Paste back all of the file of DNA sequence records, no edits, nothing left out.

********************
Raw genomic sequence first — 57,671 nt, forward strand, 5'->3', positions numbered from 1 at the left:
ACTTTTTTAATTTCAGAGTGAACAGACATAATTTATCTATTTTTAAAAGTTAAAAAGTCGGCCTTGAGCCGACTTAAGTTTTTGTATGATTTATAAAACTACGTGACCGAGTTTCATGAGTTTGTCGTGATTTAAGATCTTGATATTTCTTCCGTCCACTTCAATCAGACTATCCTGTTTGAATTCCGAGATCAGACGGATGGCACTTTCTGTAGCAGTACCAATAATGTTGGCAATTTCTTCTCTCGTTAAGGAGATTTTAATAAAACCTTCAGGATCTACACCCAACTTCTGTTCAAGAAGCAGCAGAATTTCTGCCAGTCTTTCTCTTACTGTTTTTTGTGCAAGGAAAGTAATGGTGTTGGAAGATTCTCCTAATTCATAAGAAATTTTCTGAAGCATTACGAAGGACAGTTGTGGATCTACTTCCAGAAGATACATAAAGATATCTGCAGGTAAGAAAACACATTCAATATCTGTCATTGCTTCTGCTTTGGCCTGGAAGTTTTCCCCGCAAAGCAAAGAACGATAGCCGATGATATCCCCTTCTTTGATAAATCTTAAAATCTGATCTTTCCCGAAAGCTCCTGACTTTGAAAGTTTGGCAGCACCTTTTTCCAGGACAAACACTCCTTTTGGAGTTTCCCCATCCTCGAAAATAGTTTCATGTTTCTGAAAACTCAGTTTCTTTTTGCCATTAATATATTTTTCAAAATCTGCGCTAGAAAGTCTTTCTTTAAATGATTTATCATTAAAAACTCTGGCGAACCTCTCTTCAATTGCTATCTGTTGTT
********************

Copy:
Raw genomic sequence first — 57,671 nt, forward strand, 5'->3', positions numbered from 1 at the left:
ACTTTTTTAATTTCAGAGTGAACAGACATAATTTATCTATTTTTAAAAGTTAAAAAGTCGGCCTTGAGCCGACTTAAGTTTTTGTATGATTTATAAAACTACGTGACCGAGTTTCATGAGTTTGTCGTGATTTAAGATCTTGATATTTCTTCCGTCCACTTCAATCAGACTATCCTGTTTGAATTCCGAGATCAGACGGATGGCACTTTCTGTAGCAGTACCAATAATGTTGGCAATTTCTTCTCTCGTTAAGGAGATTTTAATAAAACCTTCAGGATCTACACCCAACTTCTGTTCAAGAAGCAGCAGAATTTCTGCCAGTCTTTCTCTTACTGTTTTTTGTGCAAGGAAAGTAATGGTGTTGGAAGATTCTCCTAATTCATAAGAAATTTTCTGAAGCATTACGAAGGACAGTTGTGGATCTACTTCCAGAAGATACATAAAGATATCTGCAGGTAAGAAAACACATTCAATATCTGTCATTGCTTCTGCTTTGGCCTGGAAGTTTTCCCCGCAAAGCAAAGAACGATAGCCGATGATATCCCCTTCTTTGATAAATCTTAAAATCTGATCTTTCCCGAAAGCTCCTGACTTTGAAAGTTTGGCAGCACCTTTTTCCAGGACAAACACTCCTTTTGGAGTTTCCCCATCCTCGAAAATAGTTTCATGTTTCTGAAAACTCAGTTTCTTTTTGCCATTAATATATTTTTCAAAATCTGCGCTAGAAAGTCTTTCTTTAAATGATTTATCATTAAAAACTCTGGCGAACCTCTCTTCAATTGCTATCTGTTGTT